2. Aces Go Places IV: You Never Die Twice (Ringo Lam)
3. Aces Go Places (Eric Tsang)
4. Aces Go Places III: Our Man From Bond Street (Tsui Hark)
5. Aces Go Places V: The Terracotta Hit (Lau Kar-leung)
Tiger on the Beat II (1990) — June 20, 2014
Bears no actual relation to the first Tiger on the Beat, which found Lau Kar-leung diving head-first into the world of contemporary cop actioners. Same genre here, along with one of the same stars, the pumped up, slightly dim-witted Conan Lee. He’s paired with Danny Lee this time (a sure sign that this is a step down in prestige from the first film, where Conan was paired with Chow Yun-fat).
Conan plays a sailor from America in town to visit his uncle, a cop played by Danny, who is in turn under orders to find Conan a nice Chinese girl to marry. Instead the two get caught up in the misadventures of a petty thief named “Sweet Dream” (sure, why not?) played by Ellen Chan (who has a bit of an off-brand Cherie Chung vibe, but maybe it’s just the big hair and late 80s clothes that’s got me befuddled). She’s run afoul of a gang of drug dealers (or something) because she’s stolen a ring from one of them (or something). So Gordon Liu (with hair) and Roy Cheung spend most of the movie trying to kill her. She barely escapes each time, but does so in such a way that neither Lee ever sees her in peril, and thus they don’t believe that she’s actually under attack. From this springs comedy and action.
It never reaches the glorious heights of the chainsaw sequence in the first film, though there is an amazing stunt early on. Conan jumps off an overpass, maybe 40 feet in the air, to a light pole, in an attempt to slide down it to the ground. But he misses the pole and lands flat on the asphalt. Lau gives us the jump again from a different angle and it looks for sure like he is seriously injured (edit: He was. They had to stop production for several months while Lee recuperated.) Then Lau cuts to Conan on the ground, who promptly bounces back up, not a mark on him, and continues the chase. This becomes a running gag throughout the film, as Conan never gets a scratch while everyone around him is mangled by the action movie grinder. Only in the end, with a bare-footed Die Hard homage, does Conan ever seem to get hurt.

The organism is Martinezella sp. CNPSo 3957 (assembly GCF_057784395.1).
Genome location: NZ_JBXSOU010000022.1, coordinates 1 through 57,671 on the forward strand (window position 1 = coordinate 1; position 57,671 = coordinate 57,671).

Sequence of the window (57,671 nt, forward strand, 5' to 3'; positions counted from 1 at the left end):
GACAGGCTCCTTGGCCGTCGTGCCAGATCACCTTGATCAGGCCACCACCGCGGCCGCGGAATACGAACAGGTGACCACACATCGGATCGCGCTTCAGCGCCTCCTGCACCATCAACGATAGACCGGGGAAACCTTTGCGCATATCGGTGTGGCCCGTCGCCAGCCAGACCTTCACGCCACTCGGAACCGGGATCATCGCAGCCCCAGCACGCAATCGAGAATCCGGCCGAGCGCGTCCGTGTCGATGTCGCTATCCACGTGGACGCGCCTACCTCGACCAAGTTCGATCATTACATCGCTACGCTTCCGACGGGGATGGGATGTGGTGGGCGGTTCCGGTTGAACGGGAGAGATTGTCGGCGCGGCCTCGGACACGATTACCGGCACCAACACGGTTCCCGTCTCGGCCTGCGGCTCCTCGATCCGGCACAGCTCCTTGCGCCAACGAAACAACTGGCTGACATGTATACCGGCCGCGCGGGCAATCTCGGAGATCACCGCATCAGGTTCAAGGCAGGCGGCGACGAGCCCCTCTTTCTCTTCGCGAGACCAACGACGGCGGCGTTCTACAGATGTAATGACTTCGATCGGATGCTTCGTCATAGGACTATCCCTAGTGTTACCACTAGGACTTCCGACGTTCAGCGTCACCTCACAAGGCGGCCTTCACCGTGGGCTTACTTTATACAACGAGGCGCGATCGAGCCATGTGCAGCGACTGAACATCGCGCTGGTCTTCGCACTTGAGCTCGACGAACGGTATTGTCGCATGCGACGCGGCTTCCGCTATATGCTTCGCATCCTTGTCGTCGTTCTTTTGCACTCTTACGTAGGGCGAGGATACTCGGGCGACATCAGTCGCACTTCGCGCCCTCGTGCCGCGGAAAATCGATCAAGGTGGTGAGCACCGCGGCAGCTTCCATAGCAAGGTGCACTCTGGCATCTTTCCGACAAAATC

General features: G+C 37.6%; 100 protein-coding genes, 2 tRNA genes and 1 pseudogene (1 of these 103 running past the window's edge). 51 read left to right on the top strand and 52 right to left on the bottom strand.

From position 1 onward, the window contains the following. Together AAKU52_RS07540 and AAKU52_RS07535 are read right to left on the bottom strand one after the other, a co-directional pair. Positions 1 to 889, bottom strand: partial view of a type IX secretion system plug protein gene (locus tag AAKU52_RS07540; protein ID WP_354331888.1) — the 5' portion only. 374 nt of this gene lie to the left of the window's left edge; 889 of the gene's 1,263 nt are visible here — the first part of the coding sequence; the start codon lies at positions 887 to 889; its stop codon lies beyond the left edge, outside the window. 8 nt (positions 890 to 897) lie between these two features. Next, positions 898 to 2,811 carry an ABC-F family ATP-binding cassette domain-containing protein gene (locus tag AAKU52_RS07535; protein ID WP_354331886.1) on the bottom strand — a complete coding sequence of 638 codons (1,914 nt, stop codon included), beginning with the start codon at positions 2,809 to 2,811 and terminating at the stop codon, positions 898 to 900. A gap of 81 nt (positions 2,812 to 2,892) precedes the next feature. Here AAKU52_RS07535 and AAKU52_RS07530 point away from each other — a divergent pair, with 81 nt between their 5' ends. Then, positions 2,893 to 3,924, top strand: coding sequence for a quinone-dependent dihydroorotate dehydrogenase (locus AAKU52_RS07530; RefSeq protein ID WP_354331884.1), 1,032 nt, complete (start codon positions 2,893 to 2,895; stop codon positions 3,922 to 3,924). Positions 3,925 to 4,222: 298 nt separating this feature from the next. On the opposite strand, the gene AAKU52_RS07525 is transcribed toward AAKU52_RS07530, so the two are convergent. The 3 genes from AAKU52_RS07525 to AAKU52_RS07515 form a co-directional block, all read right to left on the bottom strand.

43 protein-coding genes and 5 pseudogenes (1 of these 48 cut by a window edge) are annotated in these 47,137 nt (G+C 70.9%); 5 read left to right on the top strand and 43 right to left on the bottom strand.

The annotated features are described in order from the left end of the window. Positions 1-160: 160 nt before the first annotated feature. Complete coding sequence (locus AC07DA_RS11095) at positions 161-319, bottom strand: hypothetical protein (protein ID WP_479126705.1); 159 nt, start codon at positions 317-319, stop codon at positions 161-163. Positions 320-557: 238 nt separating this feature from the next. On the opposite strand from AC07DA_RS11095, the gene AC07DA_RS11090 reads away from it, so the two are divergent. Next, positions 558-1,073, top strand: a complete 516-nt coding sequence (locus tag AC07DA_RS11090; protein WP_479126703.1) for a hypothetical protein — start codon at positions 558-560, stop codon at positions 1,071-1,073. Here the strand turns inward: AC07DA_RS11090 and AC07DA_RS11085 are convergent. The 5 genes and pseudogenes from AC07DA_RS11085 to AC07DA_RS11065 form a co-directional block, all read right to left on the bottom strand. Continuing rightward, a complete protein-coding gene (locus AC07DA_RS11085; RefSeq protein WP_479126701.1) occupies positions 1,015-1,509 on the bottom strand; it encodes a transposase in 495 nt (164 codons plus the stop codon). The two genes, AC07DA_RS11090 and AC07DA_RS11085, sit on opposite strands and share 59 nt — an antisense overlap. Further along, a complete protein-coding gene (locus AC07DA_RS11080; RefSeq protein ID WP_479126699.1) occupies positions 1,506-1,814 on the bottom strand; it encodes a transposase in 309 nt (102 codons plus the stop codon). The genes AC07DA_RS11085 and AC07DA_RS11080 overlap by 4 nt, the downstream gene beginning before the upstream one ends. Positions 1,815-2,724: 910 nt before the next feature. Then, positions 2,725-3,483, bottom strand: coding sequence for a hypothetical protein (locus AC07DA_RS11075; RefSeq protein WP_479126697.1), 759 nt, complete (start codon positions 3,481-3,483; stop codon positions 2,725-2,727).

Drunken Master II (1994) — June 26, 2013
I think you could reasonably say that the Golden Age of the kung fu film began in 1967 with The One-Armed Swordsman, reached its classical perfection with 1978’s The 36th Chamber of Shaolin, and saw its last gasp with 1994’s Drunken Master II. The common denominator is Lau Kar-leung: he was Chang Cheh’s action director on the first, directed his sort-of brother Gordon Liu in the second, and co-starred and co-directed with the genre’s longest lasting, most successful icon, Jackie Chan, on the third.
That this film remains unavailable in its original form is a travesty, a crime against cinema.
Added November 21, 2021:
First time I’ve seen this in a while and this time I was mostly struck by how little Lau Kar-leung appears to be in this. No wonder he and Jackie Chan fought. Also the last of the opening credits is “A Jackie Chan Film”.
Also Anita Mui is terrific. She’s basically just copying Josephine Siao’s Fong Sai-yuk performances, but still, love her.
Drunken Master III (1994) — June 20, 2014
Well, it certainly has a great cast: Lau Kar-leung, Gordon Liu, Andy Lau, Michelle Reis, Adam Cheng, and Simon Yam. Unfortunately, that’s about it. Hastily thrown together after Lau quit working with Jackie Chan on Drunken Master II. Details are still fuzzy on this, but as I understand it, Lau wanted to make something with a more authentic version of drunken boxing than Chan was interested in performing. There’s some of that definitely on display here, but it’s buried beneath a silly and not especially coherent plot. Willie Chi seems like a pleasant enough fellow, but he disappears among this stacked cast, which is a problem because he’s playing Wong Fei-hung. Still, it’s an amiable film. I suspect Lau was incapable of making a truly bad movie.
Also, Yam is credited as playing “Gay Bus Passenger”, which just seems like the perfect Yam role.
Drunken Monkey (2003) — July 8, 2013
Lau Kar-leung and Gordon Liu together for the last time, passing the torch to a new generation. Lau ends his final fight by grabbing a sword with his bare hand to prevent the killing of the villain. He spends so much of this film wounded and sick, it’s hard not to read it as the film of a dying man, though he still had another decade to live.